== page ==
Once Upon a Time, on a Day Far, Far Away . . .

January 24, 2014 1:19 am by Gene Borio

It appears only Reuters thought this hearing important enough to cover. Perhaps they’ve all given up; or, considering the briar patch of complications, probable appeals and likely delays discussed at the hearing, perhaps they feel that by the time anything actually happens in real life due to this trial, their grandchildren will be covering it anyway.

First, Judge Kessler congratulated the Parties for successfully coming to an agreement on implementation of portions of the corrective statements (they’d worked at it for over a year with mediator/Special Master Richard Levie).

Then she said that, partly due to the recent spate of filings [ie, by black and tribal media outlets, as well as by Fox ], she was concerned about 6 things, some of which, she said, were critically important.

She said:

1. 7 years after Order 1015, which set forth the newspapers to carry the corrective statements, I have come to the belief that we have ignored extremely important segments of the population–segments that had actually been targeted.

2. I am concerned about the prominence/placement of corrective statements on Websites of different Parties

3. I need an explanation on why the corrective statements are handled differently on mobile devices than on desktops.

(Mr. Anand Agneshwar, representing Altria and Philip Morris USA, later told her it was because of the size of the screen. He indicated the discussions on this matter were long and tedious and incredibly technical. The Parties tried to identify a “hierarchy of elements,” and had to set forth adaptable rules accounting for “responsive design,” size, color, font, etc. They even tried to account for unforeseen future technology. (”We tried to cross every t and dot every i,” Agneshwar said.)

4. In the Parties’ proposed order, I need a definition of the term “triggering event.”

(The Trigger Day, Agneshwar said, was that day when all appeals are exhausted. He noted that Altria has reserved the right to appeal the content of the corrective statements–but Altria would definitely NOT appeal this agreement, which only concerns the dissemination of the correctives. At that time when the Court issues an Order approving the agreement, Altria will then legally challenge the content of the corrective statements.)

5. The Proposed Order is not clear enough on the Minnesota Depository, and how long the Defendants’ obligations will run.

(DOJ’s Daniel Crane-Hirsch later told her the Defendants will continue to deliver their documents and pay for maintenance until 2021)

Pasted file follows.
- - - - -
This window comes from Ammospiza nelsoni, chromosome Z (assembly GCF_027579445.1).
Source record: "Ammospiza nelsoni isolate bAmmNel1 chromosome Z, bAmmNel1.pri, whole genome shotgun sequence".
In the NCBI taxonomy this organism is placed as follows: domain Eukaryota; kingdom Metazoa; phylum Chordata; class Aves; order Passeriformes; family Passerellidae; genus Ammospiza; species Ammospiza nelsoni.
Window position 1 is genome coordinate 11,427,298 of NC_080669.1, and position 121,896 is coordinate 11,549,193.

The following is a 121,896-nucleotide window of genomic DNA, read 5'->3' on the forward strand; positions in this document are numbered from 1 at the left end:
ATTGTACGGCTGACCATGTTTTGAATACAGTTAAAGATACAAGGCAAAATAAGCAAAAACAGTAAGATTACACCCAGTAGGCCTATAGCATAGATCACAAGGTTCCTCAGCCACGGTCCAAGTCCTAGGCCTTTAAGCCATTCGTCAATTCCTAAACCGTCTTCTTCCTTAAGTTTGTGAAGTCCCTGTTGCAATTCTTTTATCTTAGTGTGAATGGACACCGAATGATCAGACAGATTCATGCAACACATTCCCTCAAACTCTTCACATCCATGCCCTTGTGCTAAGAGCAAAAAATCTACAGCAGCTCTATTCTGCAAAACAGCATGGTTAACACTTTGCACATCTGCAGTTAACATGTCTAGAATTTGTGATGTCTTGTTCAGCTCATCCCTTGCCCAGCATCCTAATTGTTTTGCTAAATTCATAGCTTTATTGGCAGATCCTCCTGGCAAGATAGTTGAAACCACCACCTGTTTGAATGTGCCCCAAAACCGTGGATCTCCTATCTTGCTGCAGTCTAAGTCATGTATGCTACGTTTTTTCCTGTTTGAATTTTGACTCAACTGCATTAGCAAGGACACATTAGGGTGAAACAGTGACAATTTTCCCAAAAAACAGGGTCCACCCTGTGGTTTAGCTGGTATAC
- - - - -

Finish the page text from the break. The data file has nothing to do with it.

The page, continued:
6. In the interest of accuracy, given the issuance of a new report of the Surgeon General, the statistics and facts on the health effects of tobacco are substantially different in many areas than the Proposed Order. I’m concerned about issuing an order that will contain statistics that are outdated.

She said she will set a deadline for how to proceed, and that she would be asking for praecipes on these 6 concerns–but wondered if any party would like to speak about them, even if only impromptu. “Consider this just the first conversation about these issues.”

Howard Crystal, for the Public Health Intervenors, said his clients basically want the corrective statements OUT THERE. It’s been a long time now, and the public health organizations want FINALITY.

Altria’s Agneshwar emphasized the myriad assumptions the agreement was based on. These new filings may lead to a different set of assumptions. And once the terms of agreement start to change–all the parties would have to look at each carefully-balanced element of the agreement again. “We want the agreement we have reached,” he said. Again, finality. As to the Surgeon General’s Report, Agneshwar said Altria hasn’t been able to evaluate it yet. But the Court’s order was premised on findings from the actual trial. And that trial record is now closed.

DOJ’s Daniel Crane-Hirsch also emphasized that changing any part of the agreement now could run a substantial risk to it.

Judge Kessler said she was concerned about the delay(s). The Bottom Line, she said, was that the public was not getting the benefit of the corrective statements. She ticked off the various likely appeals, noted the court schedules, and calculated that the actual dissemination of corrective statements won’t go ahead until 2015. Crane-Hirsch then mentioned a likely en ban appeal, and even a likely cert petition to the Supreme Court.

Judge Kessler asked if the DOJ agreed the correctives’ statistics should be from the original trial. Crane-Hirsch said “we’re studying that.”

Noel Francisco for RJR and Michael Minton for Lorillard also favored no changes whatsoever to the agreement.

Several people noted that the very important convenience store Point of Sale issue (ie, the appropriation of the valuable retail display space of a 3rd party for posting the correctives) appears to be on a separate track that will not further complicate these 6 issues.

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